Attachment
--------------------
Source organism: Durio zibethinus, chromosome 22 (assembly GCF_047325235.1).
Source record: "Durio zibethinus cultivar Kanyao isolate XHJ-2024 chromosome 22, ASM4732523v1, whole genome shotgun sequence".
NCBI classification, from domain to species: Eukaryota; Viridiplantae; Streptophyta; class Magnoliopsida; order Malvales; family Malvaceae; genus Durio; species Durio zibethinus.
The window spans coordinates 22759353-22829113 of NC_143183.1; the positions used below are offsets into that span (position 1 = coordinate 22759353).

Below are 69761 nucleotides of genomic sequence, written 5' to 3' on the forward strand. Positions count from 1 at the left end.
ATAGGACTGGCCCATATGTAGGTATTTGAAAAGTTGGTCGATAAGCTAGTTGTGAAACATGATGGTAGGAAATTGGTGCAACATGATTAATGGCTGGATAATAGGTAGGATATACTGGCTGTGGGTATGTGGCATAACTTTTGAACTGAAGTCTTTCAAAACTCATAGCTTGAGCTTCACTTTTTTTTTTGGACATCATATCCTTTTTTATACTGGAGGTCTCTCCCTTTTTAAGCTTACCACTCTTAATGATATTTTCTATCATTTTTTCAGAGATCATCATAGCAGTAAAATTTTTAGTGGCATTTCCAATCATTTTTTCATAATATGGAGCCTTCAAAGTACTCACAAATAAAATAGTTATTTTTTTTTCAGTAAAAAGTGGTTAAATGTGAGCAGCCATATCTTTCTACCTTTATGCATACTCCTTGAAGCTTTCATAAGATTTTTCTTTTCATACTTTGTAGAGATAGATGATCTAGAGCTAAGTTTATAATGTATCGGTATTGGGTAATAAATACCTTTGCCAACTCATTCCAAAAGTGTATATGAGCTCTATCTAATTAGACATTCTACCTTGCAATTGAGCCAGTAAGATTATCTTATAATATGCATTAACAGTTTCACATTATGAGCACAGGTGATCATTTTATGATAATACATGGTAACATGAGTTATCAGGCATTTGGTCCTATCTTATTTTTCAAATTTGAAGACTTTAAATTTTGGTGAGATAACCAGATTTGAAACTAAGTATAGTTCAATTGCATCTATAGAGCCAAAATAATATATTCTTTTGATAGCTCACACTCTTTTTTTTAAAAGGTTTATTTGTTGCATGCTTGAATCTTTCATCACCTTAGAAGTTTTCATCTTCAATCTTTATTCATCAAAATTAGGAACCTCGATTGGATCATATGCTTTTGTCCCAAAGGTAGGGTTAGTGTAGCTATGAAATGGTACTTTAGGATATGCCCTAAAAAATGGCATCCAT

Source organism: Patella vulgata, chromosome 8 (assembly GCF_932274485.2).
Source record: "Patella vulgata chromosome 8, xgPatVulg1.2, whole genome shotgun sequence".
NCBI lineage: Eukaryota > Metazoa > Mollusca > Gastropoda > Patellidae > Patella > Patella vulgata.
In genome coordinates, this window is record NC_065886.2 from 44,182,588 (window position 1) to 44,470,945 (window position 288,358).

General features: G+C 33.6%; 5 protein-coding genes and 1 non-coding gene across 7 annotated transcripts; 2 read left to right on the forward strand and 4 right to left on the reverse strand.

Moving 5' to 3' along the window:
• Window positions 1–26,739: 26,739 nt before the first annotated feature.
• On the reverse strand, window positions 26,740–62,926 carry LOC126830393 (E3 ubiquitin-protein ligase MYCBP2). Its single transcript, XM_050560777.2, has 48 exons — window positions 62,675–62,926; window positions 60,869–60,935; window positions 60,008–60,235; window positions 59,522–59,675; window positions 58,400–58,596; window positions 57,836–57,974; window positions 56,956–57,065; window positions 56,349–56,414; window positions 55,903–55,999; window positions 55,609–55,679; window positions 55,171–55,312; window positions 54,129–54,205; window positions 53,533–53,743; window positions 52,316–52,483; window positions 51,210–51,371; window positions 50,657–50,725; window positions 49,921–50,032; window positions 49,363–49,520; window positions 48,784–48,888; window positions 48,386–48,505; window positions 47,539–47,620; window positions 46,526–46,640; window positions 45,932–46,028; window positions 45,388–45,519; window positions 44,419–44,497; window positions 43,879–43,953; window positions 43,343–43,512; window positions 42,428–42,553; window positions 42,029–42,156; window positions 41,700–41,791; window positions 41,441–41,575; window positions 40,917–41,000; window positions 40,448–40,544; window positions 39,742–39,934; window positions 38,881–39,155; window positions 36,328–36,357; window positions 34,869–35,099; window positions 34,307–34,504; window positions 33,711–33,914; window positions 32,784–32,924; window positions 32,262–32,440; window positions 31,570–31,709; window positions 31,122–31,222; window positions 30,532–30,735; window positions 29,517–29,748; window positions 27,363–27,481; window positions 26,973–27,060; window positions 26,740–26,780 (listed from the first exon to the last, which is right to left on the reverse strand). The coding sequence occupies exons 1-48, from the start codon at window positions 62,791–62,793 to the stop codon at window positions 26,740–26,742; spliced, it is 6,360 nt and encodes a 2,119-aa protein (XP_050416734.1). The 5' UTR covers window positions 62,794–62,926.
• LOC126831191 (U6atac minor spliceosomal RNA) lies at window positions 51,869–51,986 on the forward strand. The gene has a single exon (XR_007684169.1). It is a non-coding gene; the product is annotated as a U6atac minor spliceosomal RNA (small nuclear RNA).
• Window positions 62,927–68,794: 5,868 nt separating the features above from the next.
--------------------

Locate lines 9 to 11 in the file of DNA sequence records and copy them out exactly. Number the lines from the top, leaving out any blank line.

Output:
NCBI lineage: Eukaryota > Metazoa > Mollusca > Gastropoda > Patellidae > Patella > Patella vulgata.
In genome coordinates, this window is record NC_065886.2 from 44,182,588 (window position 1) to 44,470,945 (window position 288,358).

General features: G+C 33.6%; 5 protein-coding genes and 1 non-coding gene across 7 annotated transcripts; 2 read left to right on the forward strand and 4 right to left on the reverse strand.